Ladies and germs, from said reissue, I give you the opening track "Train Kept A Rollin'."

Behold it in breathless wonder.

Let's just say that rest of the record is perhaps even more mind-boggling, including a version of "White Summer" that will make the hair on the back of your neck jump up and do the Macarena.

You can (and should) buy the whole thing OVER HERE.

Meanwhile, wish us Bon Voyage and we'll talk to you, albeit perhaps briefly, on Thursday and Friday when we're a little more organized.

Tuesday, June 19, 2018

Your Tuesday Moment of Words Fail Me

From 2004, it's Say Anything and their harrowing yet strangely uplifting "Alive With the Glory of Love."

This song, which I think is kind of a masterpiece, is also newly relevant, given the horrific scenes of children in cages we've been seeing for the last couple of days. That's all I'm gonna say about that at the moment. In any case, this is to my knowledge the only pop punk song whose subject is the love between a Jewish man and woman beset by the Nazis during WW II.

On a less somber note, I can only add that any song that steals the beat from The Supremes' "You Can't Hurry Love" is probably eternally relevant.

[h/t Dan Fridman]

Monday, June 18, 2018

Okay It's Official -- I Have Totally Mellowed on David Bowie in My Old Age

Not sure when this is from, but it's absolutely hilarious.

I swear to god, I had no idea until relatively recently that Bowie was so charming and funny.

Friday, June 15, 2018

It's Moby Grape Week Part V: Special The Abyss Stares Back Edition

From 1969, please enjoy Moby Grape and their astonishing version of "Seeing." Or as we call it around Casa Simels, Skip Spence's masterpiece.

If you seen the naked dream I had of you
Would you care and, and come through?

Take me far away, my wiser mind gave me the dream of death today
How to get by when what greets my eye takes my breath away

In my dream you were all in your stalls I watched your walls all fade away
You were bare of thoughts, we were to part and we stayed that way

Some tried to hide because they lied, they were not true and they were afraid
They refuse to see or be free, be one with me and to gods, they prayed

Cryin', "Save me, save me, save me, save me, save me
I'll save you, can I spend you?

And now this naked dream I had of you
Will you care and come through?

Take me far away, my wiser mind gave me the dream of death today
Hard to get by when what greets my eye takes my breath away

Cryin', "Save me, save me, save me"

Apart from the fact that said track is brilliant on every level (from Spence's hauntingly mumbled opening vocal to the haunted church organ that closes it) I saved it for the end of the week because the Grape bio that I've been telling you about -- What's Big and Purple and Lives in the Ocean: The Moby Grape Story by Cam Cobb....

...while otherwise estimable advances the thesis that the Grape's 2nd and 3rd albums, including '69, from whence said track derives, are inferior to the failed Grape comeback album from the early '70s.

A thesis that I believe to be completely -- and demonstrably, if you listen to "Seeing" -- wrong.

Absurdly wrong, actually.

In any case, I should add that Robert Plant recorded a pretty good cover of "Seeing," which you can find on YouTube. Plant's probably the highest profile Grape fan around, now that I think of it.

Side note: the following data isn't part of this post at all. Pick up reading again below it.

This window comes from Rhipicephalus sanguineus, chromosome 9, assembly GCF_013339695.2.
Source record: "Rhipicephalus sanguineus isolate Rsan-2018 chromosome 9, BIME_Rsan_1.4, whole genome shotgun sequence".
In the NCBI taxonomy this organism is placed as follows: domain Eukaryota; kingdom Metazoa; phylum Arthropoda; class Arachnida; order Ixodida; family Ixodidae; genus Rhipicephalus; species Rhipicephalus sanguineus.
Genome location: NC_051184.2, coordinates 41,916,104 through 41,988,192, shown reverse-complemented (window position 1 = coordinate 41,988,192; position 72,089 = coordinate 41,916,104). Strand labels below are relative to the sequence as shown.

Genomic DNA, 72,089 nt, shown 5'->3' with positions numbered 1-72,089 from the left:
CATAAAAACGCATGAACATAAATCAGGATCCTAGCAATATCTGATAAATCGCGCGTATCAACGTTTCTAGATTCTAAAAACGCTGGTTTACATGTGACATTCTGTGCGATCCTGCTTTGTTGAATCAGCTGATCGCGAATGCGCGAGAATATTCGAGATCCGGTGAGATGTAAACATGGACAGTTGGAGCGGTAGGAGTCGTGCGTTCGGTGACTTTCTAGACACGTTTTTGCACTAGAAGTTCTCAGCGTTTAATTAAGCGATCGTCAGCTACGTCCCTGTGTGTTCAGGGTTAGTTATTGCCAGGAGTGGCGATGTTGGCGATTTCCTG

Have a great weekend, everybody!!!

UPDATE: Through a mutual friend, Grape drummer Don Stevenson has graciously forwarded me a corrected version of the "Seeing" lyrics. I have made the appropriate changes, and I'm even more impressed with Skippy as a wordsmith. Thanks, Don, from the bottom of my rapidly ageing rock-and-roll heart.

[h/t The Swede]

Thursday, June 14, 2018

It's Moby Grape Week Part IV: Special If We're All One, Who Needs You? Edition

From 1999, please enjoy Brit neo-folk rockers Diesel Park West and their quite remarkable cover of Skip Spence's "All Come to Meet Her Now."

For those who haven't been keeping score, the song itself derives from Oar, the shall we say somewhat quirky solo album Spence did, as a one man band, just after leaving the Grape. The DPW version derives from a fabulous Oar tribute album, which I heartily recommend, if only for Robyn Hitchcock's contribution.

In any case, if you've never heard Oar, I should add the DPW track is far more focused than Skippy's original...

...but it's essentially the same song and arrangement. In fact, what's really cool about it is that it sounds (to my ears, at least) exactly like it would have sounded had his old band mates in the Grape ever gotten a chance to bash it out along with him.

Wednesday, June 13, 2018

It's Moby Grape Week Part III: Special It Came From Wolverhampton Edition

From sometime circa the early 70s, please enjoy those wild and crazee guys Slade and their surprisingly authentic cover of the Grape's classic "Omaha."

I did not know this existed until yesterday, and to be honest it would never in a million years have occurred to me that Slade would have been Grape fans. Just shows to go you, I guess.

Incidentally, the song I'm putting up tomorrow is an even bigger mind boggler. In my humble opinion

Tuesday, June 12, 2018

It's Moby Grape Week Part II: Special Garageland Revisited Edition

From early 1966, please enjoy Seattle's The Frantics and their haunting ode to an interspecies dance craze the "Human Monkey."

Inspirational verse:

When I say jump, you've got to jump so high
When I say do, you've got to do or die
Yours is not to reason why, you fool

In case you're wondering about the song's relevance to this week's theme, I should mention that said Frantics feature Don Stevenson on drums, Jerry Miller on guitar, and Bob Mosley on bass and vocals. In other words, three fifths of the band that would achieve notoriety a year later as Moby Grape.

I must confess that I hadn't heard (or heard of) "Human Monkey" until a few days ago, when I read about it in the terrific new band bio What's Big and Purple and Lives in the Ocean: The Moby Grape Story by Cam Cobb....

...which can (and should be) acquired over at Amazon HERE.

You can sort of understand why "Human Monkey" wasn't a hit; it's not terribly well produced and it's a little weird, which is to say by early 1966 standards it's a little too smart for the room.

But damn -- it's pretty obvious those guys already sort of had the Grape template down.